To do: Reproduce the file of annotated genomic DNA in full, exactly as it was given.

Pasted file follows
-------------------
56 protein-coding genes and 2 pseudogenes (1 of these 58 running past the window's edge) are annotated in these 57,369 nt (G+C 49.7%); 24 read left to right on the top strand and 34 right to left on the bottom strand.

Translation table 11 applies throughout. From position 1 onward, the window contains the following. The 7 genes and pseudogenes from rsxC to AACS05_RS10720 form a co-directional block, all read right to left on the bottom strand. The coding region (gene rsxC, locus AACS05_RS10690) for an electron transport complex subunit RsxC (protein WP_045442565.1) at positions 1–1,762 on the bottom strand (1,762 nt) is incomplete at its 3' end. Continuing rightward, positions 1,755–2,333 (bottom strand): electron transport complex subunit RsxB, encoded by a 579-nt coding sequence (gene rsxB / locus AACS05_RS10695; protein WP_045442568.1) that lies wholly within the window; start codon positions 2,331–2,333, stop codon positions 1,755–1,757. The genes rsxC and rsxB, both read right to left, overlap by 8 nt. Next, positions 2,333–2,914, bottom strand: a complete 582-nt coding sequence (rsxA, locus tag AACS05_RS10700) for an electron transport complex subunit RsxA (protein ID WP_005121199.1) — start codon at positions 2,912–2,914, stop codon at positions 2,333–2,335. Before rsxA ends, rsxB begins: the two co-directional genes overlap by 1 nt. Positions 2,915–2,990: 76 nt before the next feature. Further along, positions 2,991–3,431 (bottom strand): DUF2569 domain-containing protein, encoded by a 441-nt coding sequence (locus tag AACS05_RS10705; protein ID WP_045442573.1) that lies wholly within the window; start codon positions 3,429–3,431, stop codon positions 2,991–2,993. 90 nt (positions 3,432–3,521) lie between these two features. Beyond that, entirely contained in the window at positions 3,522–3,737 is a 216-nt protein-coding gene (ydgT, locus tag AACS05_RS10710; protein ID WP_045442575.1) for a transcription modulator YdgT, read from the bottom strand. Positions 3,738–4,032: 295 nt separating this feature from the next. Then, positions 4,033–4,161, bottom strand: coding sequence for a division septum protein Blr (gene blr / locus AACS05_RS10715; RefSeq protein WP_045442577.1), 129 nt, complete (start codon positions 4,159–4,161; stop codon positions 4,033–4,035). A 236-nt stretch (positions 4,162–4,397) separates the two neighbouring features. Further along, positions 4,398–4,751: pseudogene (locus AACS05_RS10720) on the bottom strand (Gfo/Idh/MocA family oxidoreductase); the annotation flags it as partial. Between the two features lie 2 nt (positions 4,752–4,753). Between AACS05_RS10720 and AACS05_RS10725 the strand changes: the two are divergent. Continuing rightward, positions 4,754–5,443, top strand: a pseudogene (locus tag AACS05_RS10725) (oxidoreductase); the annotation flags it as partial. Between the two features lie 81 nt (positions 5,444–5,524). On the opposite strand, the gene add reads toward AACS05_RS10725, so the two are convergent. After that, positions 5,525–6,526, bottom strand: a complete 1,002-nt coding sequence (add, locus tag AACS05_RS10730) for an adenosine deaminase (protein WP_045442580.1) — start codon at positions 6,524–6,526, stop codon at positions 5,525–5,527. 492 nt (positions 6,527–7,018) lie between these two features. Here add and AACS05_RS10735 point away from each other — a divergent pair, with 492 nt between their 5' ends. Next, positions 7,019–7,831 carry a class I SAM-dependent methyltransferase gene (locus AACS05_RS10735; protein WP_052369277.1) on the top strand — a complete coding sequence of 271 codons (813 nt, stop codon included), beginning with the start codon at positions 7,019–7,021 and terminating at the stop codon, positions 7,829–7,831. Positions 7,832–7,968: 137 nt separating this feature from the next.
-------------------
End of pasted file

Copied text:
56 protein-coding genes and 2 pseudogenes (1 of these 58 running past the window's edge) are annotated in these 57,369 nt (G+C 49.7%); 24 read left to right on the top strand and 34 right to left on the bottom strand.

Translation table 11 applies throughout. From position 1 onward, the window contains the following. The 7 genes and pseudogenes from rsxC to AACS05_RS10720 form a co-directional block, all read right to left on the bottom strand. The coding region (gene rsxC, locus AACS05_RS10690) for an electron transport complex subunit RsxC (protein WP_045442565.1) at positions 1–1,762 on the bottom strand (1,762 nt) is incomplete at its 3' end. Continuing rightward, positions 1,755–2,333 (bottom strand): electron transport complex subunit RsxB, encoded by a 579-nt coding sequence (gene rsxB / locus AACS05_RS10695; protein WP_045442568.1) that lies wholly within the window; start codon positions 2,331–2,333, stop codon positions 1,755–1,757. The genes rsxC and rsxB, both read right to left, overlap by 8 nt. Next, positions 2,333–2,914, bottom strand: a complete 582-nt coding sequence (rsxA, locus tag AACS05_RS10700) for an electron transport complex subunit RsxA (protein ID WP_005121199.1) — start codon at positions 2,912–2,914, stop codon at positions 2,333–2,335. Before rsxA ends, rsxB begins: the two co-directional genes overlap by 1 nt. Positions 2,915–2,990: 76 nt before the next feature. Further along, positions 2,991–3,431 (bottom strand): DUF2569 domain-containing protein, encoded by a 441-nt coding sequence (locus tag AACS05_RS10705; protein ID WP_045442573.1) that lies wholly within the window; start codon positions 3,429–3,431, stop codon positions 2,991–2,993. 90 nt (positions 3,432–3,521) lie between these two features. Beyond that, entirely contained in the window at positions 3,522–3,737 is a 216-nt protein-coding gene (ydgT, locus tag AACS05_RS10710; protein ID WP_045442575.1) for a transcription modulator YdgT, read from the bottom strand. Positions 3,738–4,032: 295 nt separating this feature from the next. Then, positions 4,033–4,161, bottom strand: coding sequence for a division septum protein Blr (gene blr / locus AACS05_RS10715; RefSeq protein WP_045442577.1), 129 nt, complete (start codon positions 4,159–4,161; stop codon positions 4,033–4,035). A 236-nt stretch (positions 4,162–4,397) separates the two neighbouring features. Further along, positions 4,398–4,751: pseudogene (locus AACS05_RS10720) on the bottom strand (Gfo/Idh/MocA family oxidoreductase); the annotation flags it as partial. Between the two features lie 2 nt (positions 4,752–4,753). Between AACS05_RS10720 and AACS05_RS10725 the strand changes: the two are divergent. Continuing rightward, positions 4,754–5,443, top strand: a pseudogene (locus tag AACS05_RS10725) (oxidoreductase); the annotation flags it as partial. Between the two features lie 81 nt (positions 5,444–5,524). On the opposite strand, the gene add reads toward AACS05_RS10725, so the two are convergent. After that, positions 5,525–6,526, bottom strand: a complete 1,002-nt coding sequence (add, locus tag AACS05_RS10730) for an adenosine deaminase (protein WP_045442580.1) — start codon at positions 6,524–6,526, stop codon at positions 5,525–5,527. 492 nt (positions 6,527–7,018) lie between these two features. Here add and AACS05_RS10735 point away from each other — a divergent pair, with 492 nt between their 5' ends. Next, positions 7,019–7,831 carry a class I SAM-dependent methyltransferase gene (locus AACS05_RS10735; protein WP_052369277.1) on the top strand — a complete coding sequence of 271 codons (813 nt, stop codon included), beginning with the start codon at positions 7,019–7,021 and terminating at the stop codon, positions 7,829–7,831. Positions 7,832–7,968: 137 nt separating this feature from the next.